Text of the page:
Armenians in Turkey

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Armenians in Turkey (Armenian: Հայերը Թուրքիայում, Hayery T’urk’iayum; Turkish: Türkiye Ermenileri), are ethnic Armenians living Turkey and one of the indigenous peoples of Turkey. Until the Armenian genocide of 1915, most of the Armenian population of Turkey (then the Ottoman Empire) lived in the eastern parts of the country that Armenians call Western Armenia (roughly corresponding to the modern Eastern Anatolia Region).

Armenians in Turkey
Türkiye Ermenileri
Հայերը Թուրքիայում
Mother language in 1965 Turkey census - Armenian.png
Distribution of Armenian speakers in Turkey according mother tongue, census in 1965
Total population
50,000[1]–60,000
Islamized and Crypto Armenians:
2,000,000–5,000,000[2][3] (Hamshenis: 150,000[4])
Languages
Turkish (majority)
Armenian (minority)
Religion
Christian cross.svg Christianity (Armenian Apostolic)
Allah-green.svg Islam (Sunni and Alevi)

Demographics[change | change source]

Istanbul[change | change source]

Of the 60,000 Christian Armenians living in Turkey, 45,000 live in Istanbul.[5] Today, in the Kumkapı quarter in Fatih, Istanbul, the various churches Armenian, Greek Orthodox and Syriac as well as the Armenian Patriarchate of Turkey. In some ways, the quarter has even regained its reputation as an Armenian quarter. Yet, the majority of Armenians residing in Kumkapı today are immigrants from Armenia, while of the original Armenian population, only a few individuals still call Kumkapı their home.[6] The Armenian population in Turkey, which makes up the largest Christian community in the country, “resembles an iceberg melting in the sea” with its some 60,000 members, the newly elected Armenian Orthodox Patriarch of Istanbul has said.[7] At present, the Armenian community in Istanbul has 20 schools (including the Getronagan Armenian High School), 17 cultural and social organizations, three newspapers (Agos, Jamanak, Marmara), two sports clubs (Şişlispor, Taksimspor).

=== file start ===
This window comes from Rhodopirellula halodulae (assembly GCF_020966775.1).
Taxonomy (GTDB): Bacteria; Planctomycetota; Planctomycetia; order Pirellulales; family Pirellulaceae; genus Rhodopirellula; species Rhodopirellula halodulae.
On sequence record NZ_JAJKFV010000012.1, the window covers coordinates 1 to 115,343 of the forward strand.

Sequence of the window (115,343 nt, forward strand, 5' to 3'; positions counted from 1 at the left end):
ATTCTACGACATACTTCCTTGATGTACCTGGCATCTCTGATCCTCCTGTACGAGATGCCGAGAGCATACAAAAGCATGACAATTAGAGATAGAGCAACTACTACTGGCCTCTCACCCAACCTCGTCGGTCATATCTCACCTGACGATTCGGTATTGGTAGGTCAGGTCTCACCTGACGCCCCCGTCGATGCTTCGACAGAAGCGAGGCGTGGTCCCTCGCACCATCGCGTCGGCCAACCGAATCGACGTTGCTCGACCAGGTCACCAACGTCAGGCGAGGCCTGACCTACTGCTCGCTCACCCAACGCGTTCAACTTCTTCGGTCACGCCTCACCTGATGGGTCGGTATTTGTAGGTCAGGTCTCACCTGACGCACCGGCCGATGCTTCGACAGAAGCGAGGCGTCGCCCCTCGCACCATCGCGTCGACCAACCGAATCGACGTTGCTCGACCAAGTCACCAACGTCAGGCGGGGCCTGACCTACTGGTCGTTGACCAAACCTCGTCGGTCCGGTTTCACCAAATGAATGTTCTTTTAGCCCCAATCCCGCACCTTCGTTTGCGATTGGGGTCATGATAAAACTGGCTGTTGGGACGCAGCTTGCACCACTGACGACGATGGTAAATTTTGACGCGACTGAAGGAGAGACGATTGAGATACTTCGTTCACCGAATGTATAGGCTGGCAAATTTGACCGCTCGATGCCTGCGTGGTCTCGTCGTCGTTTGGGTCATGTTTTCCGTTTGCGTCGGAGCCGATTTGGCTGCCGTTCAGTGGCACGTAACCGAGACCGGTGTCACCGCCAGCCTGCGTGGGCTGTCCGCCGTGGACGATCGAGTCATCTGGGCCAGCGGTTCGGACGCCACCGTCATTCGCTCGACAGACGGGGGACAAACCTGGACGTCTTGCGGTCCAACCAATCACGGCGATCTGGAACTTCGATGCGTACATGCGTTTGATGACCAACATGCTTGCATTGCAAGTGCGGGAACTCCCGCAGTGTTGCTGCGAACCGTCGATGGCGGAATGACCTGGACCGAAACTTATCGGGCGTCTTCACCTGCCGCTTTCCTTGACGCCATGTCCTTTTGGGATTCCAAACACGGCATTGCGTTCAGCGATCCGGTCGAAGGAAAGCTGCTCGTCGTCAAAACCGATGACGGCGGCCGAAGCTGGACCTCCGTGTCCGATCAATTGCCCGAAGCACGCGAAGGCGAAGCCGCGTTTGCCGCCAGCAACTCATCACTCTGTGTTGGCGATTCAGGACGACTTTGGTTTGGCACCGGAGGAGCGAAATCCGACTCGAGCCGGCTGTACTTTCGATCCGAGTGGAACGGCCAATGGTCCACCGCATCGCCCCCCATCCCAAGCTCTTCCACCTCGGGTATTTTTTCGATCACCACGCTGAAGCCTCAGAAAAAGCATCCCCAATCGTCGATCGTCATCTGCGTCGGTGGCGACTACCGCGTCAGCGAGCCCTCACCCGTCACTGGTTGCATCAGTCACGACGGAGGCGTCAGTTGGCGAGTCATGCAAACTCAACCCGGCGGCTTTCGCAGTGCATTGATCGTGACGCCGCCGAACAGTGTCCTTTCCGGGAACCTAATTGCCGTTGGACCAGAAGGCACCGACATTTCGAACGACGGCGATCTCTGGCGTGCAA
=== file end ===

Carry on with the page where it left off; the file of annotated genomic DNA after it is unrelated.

Dersim[change | change source]

According to Mihran Prgiç Gültekin, the head of the Union of Dersim Armenians, around 75% of the population in villages of Dersim are "converted Armenians."[8][9] The greater part of hidden Armenians of Dersim, according Gultekin, is afraid that the nationalist regime may be back and may repress them. Currently over 200 families have announce their Armenian descent in Dersim, Gultekin said.[10] In April 2013, Aram Ateşyan, the acting Armenian Patriarch of Istanbul, stated maybe that 90% of Tunceli (Dersim)'s population is of Armenian origin.[11] In 2015, a group of citizens in Dersim (Tunceli) established the Dersim Armenians and Alevis Friendship Association (DERADOST). The opening ceremony of the association was attended by Hüseyin Tunç, then Deputy Mayor of Tunceli, Yusuf Cengiz, President of Tunceli Chamber of Commerce and Industry, representatives of non-governmental organisations and some citizens.[12][13] On the 100th anniversary of the Armenian Genocide, president of the association Serkan Sariataş said that the state should face its past history as soon as possible.[14] Through the 20th century, an many of Armenians living in the mountainous region of Dersim had converted to Alevism. During the Armenian genocide, many of the Armenians in the region were saved by their Kurdish neighbors.

Muş[change | change source]